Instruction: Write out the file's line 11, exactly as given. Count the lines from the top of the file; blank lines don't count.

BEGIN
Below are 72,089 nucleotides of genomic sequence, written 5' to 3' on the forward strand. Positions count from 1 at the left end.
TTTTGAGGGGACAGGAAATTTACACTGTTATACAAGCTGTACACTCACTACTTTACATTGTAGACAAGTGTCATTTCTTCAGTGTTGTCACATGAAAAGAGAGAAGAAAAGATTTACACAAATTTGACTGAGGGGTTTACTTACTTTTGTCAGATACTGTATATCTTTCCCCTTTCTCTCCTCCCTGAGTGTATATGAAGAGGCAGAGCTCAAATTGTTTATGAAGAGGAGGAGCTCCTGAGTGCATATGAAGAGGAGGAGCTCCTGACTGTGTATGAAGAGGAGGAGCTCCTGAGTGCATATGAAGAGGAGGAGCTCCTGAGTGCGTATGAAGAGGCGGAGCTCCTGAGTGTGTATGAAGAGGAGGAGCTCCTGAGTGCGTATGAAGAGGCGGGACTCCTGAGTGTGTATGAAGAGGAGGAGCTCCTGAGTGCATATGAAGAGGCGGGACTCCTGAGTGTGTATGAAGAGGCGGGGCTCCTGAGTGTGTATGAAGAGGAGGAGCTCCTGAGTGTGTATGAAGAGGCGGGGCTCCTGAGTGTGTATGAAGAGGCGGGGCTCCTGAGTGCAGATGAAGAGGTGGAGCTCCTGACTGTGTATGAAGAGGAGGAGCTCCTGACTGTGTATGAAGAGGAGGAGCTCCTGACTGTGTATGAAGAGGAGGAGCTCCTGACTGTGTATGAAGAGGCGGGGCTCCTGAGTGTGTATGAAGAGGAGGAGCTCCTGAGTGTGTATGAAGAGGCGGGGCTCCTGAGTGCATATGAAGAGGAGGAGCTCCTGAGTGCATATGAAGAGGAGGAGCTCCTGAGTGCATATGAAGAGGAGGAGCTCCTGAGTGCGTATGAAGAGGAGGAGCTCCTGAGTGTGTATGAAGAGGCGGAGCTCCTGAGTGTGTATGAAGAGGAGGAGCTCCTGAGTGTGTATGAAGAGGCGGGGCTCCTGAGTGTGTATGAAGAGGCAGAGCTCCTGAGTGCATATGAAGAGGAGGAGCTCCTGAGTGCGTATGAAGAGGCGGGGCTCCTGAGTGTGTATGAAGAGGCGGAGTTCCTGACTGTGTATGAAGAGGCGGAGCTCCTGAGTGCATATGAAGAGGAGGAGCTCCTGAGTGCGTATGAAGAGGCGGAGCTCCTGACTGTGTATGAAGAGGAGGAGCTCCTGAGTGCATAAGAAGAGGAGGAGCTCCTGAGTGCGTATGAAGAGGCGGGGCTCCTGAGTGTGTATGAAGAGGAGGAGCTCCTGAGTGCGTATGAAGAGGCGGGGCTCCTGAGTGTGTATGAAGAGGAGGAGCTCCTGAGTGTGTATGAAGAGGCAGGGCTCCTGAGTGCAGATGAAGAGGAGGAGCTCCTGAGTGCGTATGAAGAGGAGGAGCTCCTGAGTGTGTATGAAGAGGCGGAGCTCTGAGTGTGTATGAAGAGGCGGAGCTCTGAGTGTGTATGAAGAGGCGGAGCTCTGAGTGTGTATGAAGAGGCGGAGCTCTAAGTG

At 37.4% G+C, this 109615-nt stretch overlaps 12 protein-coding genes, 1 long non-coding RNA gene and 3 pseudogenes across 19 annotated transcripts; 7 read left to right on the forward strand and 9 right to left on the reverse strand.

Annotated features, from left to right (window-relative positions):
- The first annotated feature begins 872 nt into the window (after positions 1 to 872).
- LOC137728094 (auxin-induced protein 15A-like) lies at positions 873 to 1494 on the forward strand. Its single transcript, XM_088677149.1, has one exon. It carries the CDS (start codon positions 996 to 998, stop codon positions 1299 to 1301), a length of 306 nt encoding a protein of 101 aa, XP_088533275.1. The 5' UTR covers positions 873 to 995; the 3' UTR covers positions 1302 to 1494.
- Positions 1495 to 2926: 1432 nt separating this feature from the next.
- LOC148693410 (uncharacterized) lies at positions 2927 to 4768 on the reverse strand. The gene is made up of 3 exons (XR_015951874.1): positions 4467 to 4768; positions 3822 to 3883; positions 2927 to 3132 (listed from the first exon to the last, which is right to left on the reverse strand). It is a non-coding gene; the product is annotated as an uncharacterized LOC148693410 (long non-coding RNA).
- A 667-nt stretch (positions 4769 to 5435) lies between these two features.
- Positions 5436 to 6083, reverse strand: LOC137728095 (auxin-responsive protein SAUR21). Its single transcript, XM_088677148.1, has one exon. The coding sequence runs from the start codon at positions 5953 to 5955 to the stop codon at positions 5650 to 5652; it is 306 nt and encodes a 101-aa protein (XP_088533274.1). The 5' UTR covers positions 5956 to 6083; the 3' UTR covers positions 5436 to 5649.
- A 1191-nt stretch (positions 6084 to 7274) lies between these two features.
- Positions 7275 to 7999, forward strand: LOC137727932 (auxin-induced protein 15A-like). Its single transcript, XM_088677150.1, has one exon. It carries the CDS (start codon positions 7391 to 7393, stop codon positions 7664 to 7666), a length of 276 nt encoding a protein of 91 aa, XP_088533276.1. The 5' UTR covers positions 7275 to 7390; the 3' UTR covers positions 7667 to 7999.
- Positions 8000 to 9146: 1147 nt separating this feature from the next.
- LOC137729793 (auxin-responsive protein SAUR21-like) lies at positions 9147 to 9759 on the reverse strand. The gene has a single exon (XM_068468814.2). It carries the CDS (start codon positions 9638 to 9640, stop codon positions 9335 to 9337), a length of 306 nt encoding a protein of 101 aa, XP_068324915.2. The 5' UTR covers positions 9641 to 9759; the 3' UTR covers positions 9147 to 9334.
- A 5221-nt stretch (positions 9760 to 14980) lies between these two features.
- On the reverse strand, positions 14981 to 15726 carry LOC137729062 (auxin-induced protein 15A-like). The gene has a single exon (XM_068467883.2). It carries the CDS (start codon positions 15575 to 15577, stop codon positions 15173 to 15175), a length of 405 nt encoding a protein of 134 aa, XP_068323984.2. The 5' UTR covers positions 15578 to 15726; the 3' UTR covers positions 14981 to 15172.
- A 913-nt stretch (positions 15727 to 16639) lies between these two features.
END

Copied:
- A 1191-nt stretch (positions 6084 to 7274) lies between these two features.